Just Say No

by Ernest O’Dell – Guerrilla Internet Marketing and Questar TeleCommunications

Saturday, November 20, 2010

I was finishing up a proposal when a potential client of mine called me on the phone last week. I had just finished an analysis of one of his press releases when he called me and told me that he had a product that he wanted to promote through SEO articles.

He stated that he wanted to make these articles part of his e-commerce website by adding them on a regular basis. “SEO articles?” I thought. “Why would an e-commerce site that sells a lackluster business model need articles about SEO ?”

Of course, I knew they weren’t talking about writing articles about SEO, but writing articles for SEO… which is just as silly.

Unfortunately, I hear this a lot because so many people have been duped into believing that writing keyword-stuffed articles is somehow an SEO requirement. How far removed from the truth and reality they are!

They don’t even know why they need these articles—only that, for whatever reason, the Google god wants them. Or, the Google spiders… or, whatever. Someone sold them on the idea that they needed to “feed the spiders” with SEO content that was gobbled up by the search engines.

Nevertheless, I asked him, “Who is your potential customer? A human? Or a search engine?”

To read the rest of the article, click on the link below.

Just Say No – GREEN BAR.pdf

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Corporate IT is Broken

by Ernest O’Dell – Guerrilla Internet Marketing Institute and Questar TeleCommunications

Well, it’s time for another one of my rants. This time, it’s about the state of corporate IT departments and their lack of foresight.

The economy is down, and many big companies don’t want experienced professionals, they just want cheap labor. If you’re over 40 (or worse, over 50) and looking for work in the I/T industry as a programmer, don’t be surprised if you never hear back from anybody. They know how to “date” you from your resume.

Having said that, it really doesn’t matter to Corporate America if you have 30 plus years of experience in I/T. Whether it’s in programming languages or systems, quality of work doesn’t matter to them as much as working cheap and quick. And damn the long term consequences! They’re sort of like Microsoft and Facebook: we’ll fix it when “it” (whatever “it” is) bites us in the ass.

So, seasoned computer professionals are stuck sitting on the sidelines, looking for employment instead of contributing to the recovery. Maybe it’s time to look for another line of work and re-invent yourself — and tell Corporate America to sink or swim. It’s been a long held belief of mine that some businesses have no business being in business. Some of them just need to sink, rather than swim, to open up the shipping lanes for more competitive and successful companies.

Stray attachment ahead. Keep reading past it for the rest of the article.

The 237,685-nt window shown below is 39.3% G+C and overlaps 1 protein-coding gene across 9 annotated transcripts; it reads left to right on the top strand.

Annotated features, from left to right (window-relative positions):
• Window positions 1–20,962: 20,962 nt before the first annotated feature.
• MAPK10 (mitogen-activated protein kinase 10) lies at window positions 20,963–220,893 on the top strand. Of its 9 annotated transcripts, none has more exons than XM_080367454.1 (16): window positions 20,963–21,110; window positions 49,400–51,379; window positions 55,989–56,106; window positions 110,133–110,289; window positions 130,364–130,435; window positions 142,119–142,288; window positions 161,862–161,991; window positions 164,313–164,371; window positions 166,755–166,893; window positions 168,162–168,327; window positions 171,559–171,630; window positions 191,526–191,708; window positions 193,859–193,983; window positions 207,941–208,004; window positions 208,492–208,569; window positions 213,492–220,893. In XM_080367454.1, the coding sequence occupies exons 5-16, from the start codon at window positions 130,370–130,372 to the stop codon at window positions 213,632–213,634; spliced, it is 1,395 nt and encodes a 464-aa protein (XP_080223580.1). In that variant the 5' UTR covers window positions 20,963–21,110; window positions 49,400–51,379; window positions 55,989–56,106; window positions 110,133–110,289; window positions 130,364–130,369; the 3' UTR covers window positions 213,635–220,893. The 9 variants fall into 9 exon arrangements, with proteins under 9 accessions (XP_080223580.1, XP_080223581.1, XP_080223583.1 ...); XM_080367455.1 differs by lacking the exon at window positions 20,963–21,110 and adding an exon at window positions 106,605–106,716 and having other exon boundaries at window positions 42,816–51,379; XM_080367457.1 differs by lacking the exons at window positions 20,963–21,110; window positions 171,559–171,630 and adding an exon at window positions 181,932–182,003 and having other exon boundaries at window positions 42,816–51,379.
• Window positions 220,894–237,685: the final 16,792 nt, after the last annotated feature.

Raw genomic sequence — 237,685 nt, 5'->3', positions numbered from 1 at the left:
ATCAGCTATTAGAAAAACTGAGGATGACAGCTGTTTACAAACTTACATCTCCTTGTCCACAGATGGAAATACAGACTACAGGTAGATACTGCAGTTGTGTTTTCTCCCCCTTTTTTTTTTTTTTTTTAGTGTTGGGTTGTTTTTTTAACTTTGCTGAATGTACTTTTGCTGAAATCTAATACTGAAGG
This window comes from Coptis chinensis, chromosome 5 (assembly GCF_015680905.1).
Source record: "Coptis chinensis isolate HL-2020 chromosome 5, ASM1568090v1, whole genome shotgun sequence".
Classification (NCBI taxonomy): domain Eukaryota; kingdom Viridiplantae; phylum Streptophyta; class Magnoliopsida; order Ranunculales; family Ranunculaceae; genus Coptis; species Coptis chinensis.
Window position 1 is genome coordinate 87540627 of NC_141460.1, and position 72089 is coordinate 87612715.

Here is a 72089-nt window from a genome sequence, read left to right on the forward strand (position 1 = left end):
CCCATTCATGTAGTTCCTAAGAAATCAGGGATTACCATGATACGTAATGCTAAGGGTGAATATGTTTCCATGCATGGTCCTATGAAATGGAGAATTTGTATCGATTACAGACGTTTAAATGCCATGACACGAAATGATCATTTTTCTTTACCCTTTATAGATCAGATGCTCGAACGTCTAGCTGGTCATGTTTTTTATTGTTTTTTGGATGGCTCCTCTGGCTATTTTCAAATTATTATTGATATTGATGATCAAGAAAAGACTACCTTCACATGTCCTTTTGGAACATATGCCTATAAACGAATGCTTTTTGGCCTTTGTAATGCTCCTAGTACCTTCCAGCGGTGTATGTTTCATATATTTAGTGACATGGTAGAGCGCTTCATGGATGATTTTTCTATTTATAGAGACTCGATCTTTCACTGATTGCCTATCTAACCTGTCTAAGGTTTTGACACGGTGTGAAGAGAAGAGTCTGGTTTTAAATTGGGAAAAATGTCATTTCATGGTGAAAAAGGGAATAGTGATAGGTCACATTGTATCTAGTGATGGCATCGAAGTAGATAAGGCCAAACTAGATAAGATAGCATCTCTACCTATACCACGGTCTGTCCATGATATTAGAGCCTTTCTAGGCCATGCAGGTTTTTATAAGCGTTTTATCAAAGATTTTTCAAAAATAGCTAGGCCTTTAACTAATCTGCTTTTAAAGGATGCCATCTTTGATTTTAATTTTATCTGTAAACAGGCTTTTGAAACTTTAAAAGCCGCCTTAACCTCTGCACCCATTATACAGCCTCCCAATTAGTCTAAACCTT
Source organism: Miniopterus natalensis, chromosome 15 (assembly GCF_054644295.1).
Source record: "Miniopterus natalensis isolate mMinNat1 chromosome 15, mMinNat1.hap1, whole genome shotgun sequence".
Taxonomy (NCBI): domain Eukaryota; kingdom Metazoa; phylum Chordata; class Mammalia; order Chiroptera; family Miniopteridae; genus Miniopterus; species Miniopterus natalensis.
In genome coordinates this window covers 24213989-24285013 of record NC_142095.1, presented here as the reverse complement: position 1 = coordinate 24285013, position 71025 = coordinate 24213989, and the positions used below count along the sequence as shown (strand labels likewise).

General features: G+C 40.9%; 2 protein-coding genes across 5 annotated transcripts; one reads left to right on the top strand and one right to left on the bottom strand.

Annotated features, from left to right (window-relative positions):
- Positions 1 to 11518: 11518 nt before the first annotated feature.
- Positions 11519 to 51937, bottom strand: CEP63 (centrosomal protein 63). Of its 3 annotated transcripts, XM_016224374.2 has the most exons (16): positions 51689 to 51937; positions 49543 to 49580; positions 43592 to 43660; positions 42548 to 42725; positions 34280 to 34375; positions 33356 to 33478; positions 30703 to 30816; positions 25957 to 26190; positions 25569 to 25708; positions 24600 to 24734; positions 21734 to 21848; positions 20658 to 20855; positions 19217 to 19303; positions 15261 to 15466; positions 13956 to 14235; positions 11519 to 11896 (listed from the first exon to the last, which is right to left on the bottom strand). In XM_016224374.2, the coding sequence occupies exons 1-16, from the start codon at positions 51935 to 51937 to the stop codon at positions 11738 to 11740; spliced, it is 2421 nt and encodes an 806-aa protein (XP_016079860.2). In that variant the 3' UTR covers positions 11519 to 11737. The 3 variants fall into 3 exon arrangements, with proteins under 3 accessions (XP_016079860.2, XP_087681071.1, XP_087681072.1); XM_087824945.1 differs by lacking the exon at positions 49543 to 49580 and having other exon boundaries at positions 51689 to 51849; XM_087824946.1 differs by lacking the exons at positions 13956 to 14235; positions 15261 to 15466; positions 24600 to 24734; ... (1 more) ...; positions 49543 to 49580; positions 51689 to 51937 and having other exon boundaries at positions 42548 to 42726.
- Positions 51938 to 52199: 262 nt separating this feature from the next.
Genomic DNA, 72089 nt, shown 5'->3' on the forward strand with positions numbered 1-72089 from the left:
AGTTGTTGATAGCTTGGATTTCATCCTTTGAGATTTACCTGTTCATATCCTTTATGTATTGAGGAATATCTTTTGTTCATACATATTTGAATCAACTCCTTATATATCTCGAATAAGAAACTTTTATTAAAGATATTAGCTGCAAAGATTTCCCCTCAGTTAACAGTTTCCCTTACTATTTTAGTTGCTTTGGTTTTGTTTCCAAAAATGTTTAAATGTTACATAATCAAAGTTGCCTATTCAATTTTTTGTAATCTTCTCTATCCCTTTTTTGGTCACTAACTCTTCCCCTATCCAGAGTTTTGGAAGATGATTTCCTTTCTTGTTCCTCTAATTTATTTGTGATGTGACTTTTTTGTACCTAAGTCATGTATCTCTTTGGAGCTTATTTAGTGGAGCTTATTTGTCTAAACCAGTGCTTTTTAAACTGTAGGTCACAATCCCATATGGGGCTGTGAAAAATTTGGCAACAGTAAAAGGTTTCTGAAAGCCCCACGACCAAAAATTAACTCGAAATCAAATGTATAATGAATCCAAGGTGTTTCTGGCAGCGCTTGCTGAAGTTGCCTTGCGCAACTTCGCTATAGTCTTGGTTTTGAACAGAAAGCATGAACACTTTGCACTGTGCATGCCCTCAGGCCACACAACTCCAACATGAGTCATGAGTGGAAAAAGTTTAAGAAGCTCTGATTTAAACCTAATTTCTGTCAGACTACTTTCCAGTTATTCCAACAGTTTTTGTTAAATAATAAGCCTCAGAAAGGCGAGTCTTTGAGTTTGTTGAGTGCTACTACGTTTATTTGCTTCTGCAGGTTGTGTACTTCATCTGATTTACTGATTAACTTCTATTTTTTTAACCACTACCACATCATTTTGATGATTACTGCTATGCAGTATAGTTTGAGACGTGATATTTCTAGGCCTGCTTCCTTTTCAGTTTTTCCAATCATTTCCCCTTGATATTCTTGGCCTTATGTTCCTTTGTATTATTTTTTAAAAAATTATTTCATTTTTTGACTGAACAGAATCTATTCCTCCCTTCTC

Organizations used to know that the true value of any company is with the knowledge and dedication of its workers. Such is not the case any more. Companies planned strategic objectives years in advance and adjusted according to ongoing business demands. They utilized the skills and experience of their employees and business partners to make a profit in a highly competitive free marketplace.

Today, however, experience and years of training are ignored for the sake of cheap local and off-shore workers. These foreign shop workers are cranking out systems and processes with little or no quality assurance, security or understandable documentation. There is a dramatic lack of oversight, testing and validation with systems developed and deployed outside of the USA. I know that for a fact, because I personally know people in the IT testing sector who make those complaints — with validation.

And so… systems and security fail, operating systems are riddled with holes and are constantly compromised by hackers. Corporate financial and government systems are penetrated by thieves and foreign agents. Business suffers losses, both financial and in customer confidence.

Hello! Is anybody home? The lights are on, but nobody is answering the doorbell!

The reason your systems are being hacked is because they were designed by foreign hackers! And until you get your act together and bring your development back to “on-shore” and quit “off-shoring” your work, you’re not going to see any improvement in aforementioned security and quality assurance. As a matter of fact, you will soon see your competitors taking over your market share after you leave bankruptcy court.